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Maud author Melanie Fishbane on the various TV and movie adaptations of Anne of Green Gables

 Sara Botsford, Ella Ballentine and Martin Sheen in Lucy Maud Montgomery's Anne of Green Gables (CNW Group/YTV Canada Inc.)

Sara Botsford, Ella Ballentine, and Martin Sheen in Lucy Maud Montgomery’s Anne of Green Gables (CNW Group/YTV Canada Inc.)

If you’ve noticed that Anne of Green Gables is seeing a resurgence in pop-culture popularity of late, you’re not alone. With at least two production companies working on adaptations of L.M. Montgomery’s classic novels, everyone’s favourite redhead seems to be everywhere. Montgomery expert Melanie Fishbane is not new to this party: her novel based on the author’s teen years, Maud, will publish with Penguin Teen Canada in May. Below, Fishbane gives us the lowdown on screen adaptions of Anne, from the great to the less-so:

I was thrilled when Kate Macdonald Butler announced she was going to be executive producing a new adaptation of her grandmother, L.M. Montgomery’s, classic Anne of Green Gables. It had been almost 30 years since Kevin Sullivan’s miniseries first aired, and while there is a special place in my heart for at least the first two movies, the later movies go so far off text they might as well not exist (and for me they don’t). It was time for something new.

Fans, however, of the “original” Sullivan production were horrified: nothing could compare to Megan Follows, Colleen Dewhurst and Richard Farnsworth – oh, and Jonathan Crombie as Gilbert Blythe. But here’s the secret … Sullivan’s production isn’t the original.

In December 1919, Montgomery received a letter from her cousin, Clara, who had recently watched a movie based on Anne of Green Gables, reporting, “she did not like the film at all and everyone else was disappointed.” Montgomery hadn’t seen it yet and writes (as cited in The Selected Journals of L.M. Montgomery, Volume 2) she thought the actress who played Anne, Mary Miles Minter “is very dainty, very pretty and utterly unlike my gingerly Anne.” And having seen the parsed-together 1919 version of this movie by Jack and Linda Hutton (the original was destroyed), complete with a pet chicken, an angry mob, and a star-crossed romance with Gilbert, one can see Clara and Montgomery had a point.

Montgomery was kinder to the 1934 version, which starred Anne Shirley (actress Dawn Evelyeen Paris changed her name): “On the whole it is not a bad picture. At least the first two thirds. The last third is a silly sentimental commonplace end tacked on for the sake of rounding it up as a love story” (Selected Journals, Volume 3). In this adaptation, “Marilla of the Big Eyebrows” is opposed to Anne and Gilbert’s romantic relationship, so it evolves into a star-crossed romance.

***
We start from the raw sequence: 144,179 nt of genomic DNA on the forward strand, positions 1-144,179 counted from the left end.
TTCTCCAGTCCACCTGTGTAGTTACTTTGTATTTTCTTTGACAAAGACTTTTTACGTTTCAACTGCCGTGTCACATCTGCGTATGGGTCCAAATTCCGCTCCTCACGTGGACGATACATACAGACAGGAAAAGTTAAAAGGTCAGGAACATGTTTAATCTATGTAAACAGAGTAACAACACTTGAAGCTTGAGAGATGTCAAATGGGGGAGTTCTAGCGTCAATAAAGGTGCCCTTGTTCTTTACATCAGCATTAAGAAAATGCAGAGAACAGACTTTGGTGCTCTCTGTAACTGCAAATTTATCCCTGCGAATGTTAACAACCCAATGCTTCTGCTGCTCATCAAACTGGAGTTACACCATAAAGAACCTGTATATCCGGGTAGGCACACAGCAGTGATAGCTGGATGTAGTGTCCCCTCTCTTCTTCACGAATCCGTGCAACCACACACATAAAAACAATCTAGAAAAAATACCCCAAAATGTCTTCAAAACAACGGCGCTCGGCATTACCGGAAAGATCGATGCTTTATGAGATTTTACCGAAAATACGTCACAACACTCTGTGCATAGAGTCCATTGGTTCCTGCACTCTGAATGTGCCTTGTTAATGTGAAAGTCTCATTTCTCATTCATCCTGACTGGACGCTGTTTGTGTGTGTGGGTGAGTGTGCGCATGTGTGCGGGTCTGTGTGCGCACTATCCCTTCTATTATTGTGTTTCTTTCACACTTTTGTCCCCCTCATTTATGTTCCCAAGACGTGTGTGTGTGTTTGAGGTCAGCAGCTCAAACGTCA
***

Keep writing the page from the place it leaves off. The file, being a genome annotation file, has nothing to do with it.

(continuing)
The closest adaptations are the first Canadian television productions, made in 1956 and 1958 for the CBC by Norman Campbell and Don Harron, which were developed into the longest running Canadian musical. The 1970s-era BBC series were also faithful to the books, but the first one was destroyed in a fire.

Butler’s adaptation, written by Susan Coyne and directed by John Kent Harrison, stars Ella Ballentine as Anne, Sara Botsford as Marilla, and Martin Sheen as Matthew. The first instalment aired on PBS this past American Thanksgiving weekend after premiering in Canada on YTV last winter, with two more movies scheduled for release in 2017 and 2018. Aimed at a much younger audience, the response has been mixed, thanks to constant comparison to Sullivan’s version.

While the novel spans four years, beginning with Anne’s arrival and ending when she decides to stay at Green Gables after Matthew’s death, the new movie covers only about the first third of the story, centering on the question of whether the Cuthberts will agree to keep Anne. Some scenes that have been added – such as when Matthew saves Anne from drowning in an icy lake after she is dared to walk across it by Josie Pye – are inspired by what happens in the novel, while the timeline has also been played with somewhat regarding other scenes.

The biggest difference, however, between this adaptation and the others, is the focus on the relationship between Anne and Matthew and Marilla, rather than on the romance between Anne and Gilbert. With more movies coming, it will be interesting to see how Coyne treats the elements she originally omitted and can now introduce, and what else she will add.

Also of interest is how fans of Montgomery (and Sullivan) will respond to the CBC/Netflix series airing next year. Starring Amybeth McNutly and R.H. Thompson, the co-production is being written by Moira Walley-Beckett, who has admitted to going “off-book.”

I’m just excited to see how differently these productions treat the same source material, which will hopefully inspire a new generation of viewers to pick up Montgomery’s novels and see why we fell in love with these characters in the first place.

Melanie J. Fishbane is the author of the upcoming YA novel, Maud: A Novel Inspired by the Life of L.M. Montgomery (Penguin Teen Canada).